Hoping to win backing for German coalition, SPD boss drops foreign minister plan

Social Democratic Party boss Martin Schulz (File/AFP)
Updated 10 February 2018
0

Hoping to win backing for German coalition, SPD boss drops foreign minister plan

BERLIN: The leader of Germany’s Social Democrats (SPD), Martin Schulz, gave up plans on Friday to become the country’s next foreign minister, hoping to shore up support among his party’s members for a new ‘grand coalition’ with Angela Merkel's conservatives.
The SPD agreed on Wednesday to form a new government with the conservatives, more than four months after Germany’s election, but the SPD's 464,000 members could still scupper the deal in a ballot whose results will be announced on March 4.
Many grassroots members of the centre-left party are sceptical about another tie-up with the conservatives after serving in a similar coalition in 2013-17. The SPD then suffered its worst result of the postwar era in September’s election.
Schulz’s announcement on Wednesday that he would resign as SPD chairman to become foreign minister prompted strong criticism in the party as he had promised before the September election that he would not serve in a Merkel-led government.
Merkel, who will secure a fourth term as chancellor if the coalition deal holds, has also come under fire from some in her own camp who say she has made too many concessions to the SPD, including handing it control of the powerful finance ministry. The chancellor is desperate to get a government in place and end the months of political limbo that have hampered decision-making in Germany, Europe's largest economy, and caused concern among its partners in the European Union, which faces challenges from eurozone reform to Brexit.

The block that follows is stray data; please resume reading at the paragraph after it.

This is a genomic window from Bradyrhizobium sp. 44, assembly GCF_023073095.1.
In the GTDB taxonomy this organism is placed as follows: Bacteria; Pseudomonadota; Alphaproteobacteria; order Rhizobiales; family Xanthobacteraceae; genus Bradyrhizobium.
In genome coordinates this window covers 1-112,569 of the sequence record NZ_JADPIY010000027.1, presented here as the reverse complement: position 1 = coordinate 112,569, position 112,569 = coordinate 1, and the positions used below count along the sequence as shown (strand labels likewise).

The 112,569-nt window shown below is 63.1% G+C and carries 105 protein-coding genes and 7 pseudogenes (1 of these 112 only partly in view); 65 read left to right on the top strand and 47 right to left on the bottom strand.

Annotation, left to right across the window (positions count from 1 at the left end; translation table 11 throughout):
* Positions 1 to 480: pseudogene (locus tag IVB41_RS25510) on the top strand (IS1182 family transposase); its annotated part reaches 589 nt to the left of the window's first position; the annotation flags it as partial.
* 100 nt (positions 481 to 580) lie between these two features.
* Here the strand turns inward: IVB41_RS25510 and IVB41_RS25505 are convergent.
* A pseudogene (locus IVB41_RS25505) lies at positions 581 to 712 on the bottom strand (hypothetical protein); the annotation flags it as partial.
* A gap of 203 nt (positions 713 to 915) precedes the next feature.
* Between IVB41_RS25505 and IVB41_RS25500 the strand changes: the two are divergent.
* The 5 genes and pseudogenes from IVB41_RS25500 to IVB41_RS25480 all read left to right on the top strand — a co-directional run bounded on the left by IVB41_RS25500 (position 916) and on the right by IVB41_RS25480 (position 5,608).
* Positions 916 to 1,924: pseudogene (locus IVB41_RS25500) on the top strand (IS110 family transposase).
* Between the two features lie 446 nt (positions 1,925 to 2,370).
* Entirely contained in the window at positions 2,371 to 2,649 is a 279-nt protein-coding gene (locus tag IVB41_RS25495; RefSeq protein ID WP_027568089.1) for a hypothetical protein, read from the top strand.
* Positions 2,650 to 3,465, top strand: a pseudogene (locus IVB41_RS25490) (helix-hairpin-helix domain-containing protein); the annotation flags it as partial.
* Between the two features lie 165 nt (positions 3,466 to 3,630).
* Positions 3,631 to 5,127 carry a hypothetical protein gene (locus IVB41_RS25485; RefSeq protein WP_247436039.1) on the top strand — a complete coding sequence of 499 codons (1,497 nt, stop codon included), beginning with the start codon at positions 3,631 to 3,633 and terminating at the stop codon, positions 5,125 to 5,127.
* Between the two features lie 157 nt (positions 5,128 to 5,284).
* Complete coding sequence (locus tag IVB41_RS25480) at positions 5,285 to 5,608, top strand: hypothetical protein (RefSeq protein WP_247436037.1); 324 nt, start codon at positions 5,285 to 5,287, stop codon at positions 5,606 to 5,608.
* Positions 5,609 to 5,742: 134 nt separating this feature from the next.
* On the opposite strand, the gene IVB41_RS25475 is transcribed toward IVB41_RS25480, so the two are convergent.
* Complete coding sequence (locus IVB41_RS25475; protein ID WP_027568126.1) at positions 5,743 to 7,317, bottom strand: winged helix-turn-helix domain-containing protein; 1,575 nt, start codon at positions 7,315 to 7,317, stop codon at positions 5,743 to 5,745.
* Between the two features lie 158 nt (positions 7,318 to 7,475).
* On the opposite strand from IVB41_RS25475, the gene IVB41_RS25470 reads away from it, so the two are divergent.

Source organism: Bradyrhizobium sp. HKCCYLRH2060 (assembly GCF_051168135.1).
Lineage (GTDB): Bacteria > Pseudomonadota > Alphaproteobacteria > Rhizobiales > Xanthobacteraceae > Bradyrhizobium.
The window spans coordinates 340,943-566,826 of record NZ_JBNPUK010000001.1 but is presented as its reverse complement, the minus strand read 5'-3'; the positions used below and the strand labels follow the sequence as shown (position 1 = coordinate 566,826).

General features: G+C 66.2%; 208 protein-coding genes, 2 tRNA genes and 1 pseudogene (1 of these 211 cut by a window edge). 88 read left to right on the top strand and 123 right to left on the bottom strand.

Schulz, who originally strongly opposed another tie-up with the conservatives only to become one of its leading advocates, has lost political credibility but hopes his decision to step aside will now encourage SPD members to back the coalition deal.
A Forsa poll had shown almost three-quarters of Germans thought it would be wrong for Schulz to become foreign minister.
“I sincerely hope that this (decision) will end the personnel debates within the SPD,” Schulz, a former president of the European Parliament, said in a statement.

Youthful discontent
Schulz will also step down as party leader, and his likely successor, Andrea Nahles, said the party would now focus on policy content ahead of the ballot.
Kevin Kuehnert, the leader of the SPD’s youth wing, had strongly criticised the focus on staffing over policy in recent days and said some of the top brass needed “to put their ego on the back burner” so members due to vote on the coalition could focus on evaluating the content of the agreement instead.
Kuehnert, 28, is travelling around the country urging members to vote against a ‘grand coalition.’ He told broadcaster SWR he expected a minority government to take charge in Germany, at least for a few months, if SPD members heeded his call.
The SPD and the conservative bloc both need to respect the clear message delivered by voters, Kuehnert said. Merkel’s conservatives also lost support in the September election which saw a far-right party enter parliament for the first time.
Discontent also simmered in the youth wing of the conservatives on Friday. Its leader, Paul Ziemiak, called for a broad discussion about the longer-term future of Merkel’s Christian Democratic Union (CDU).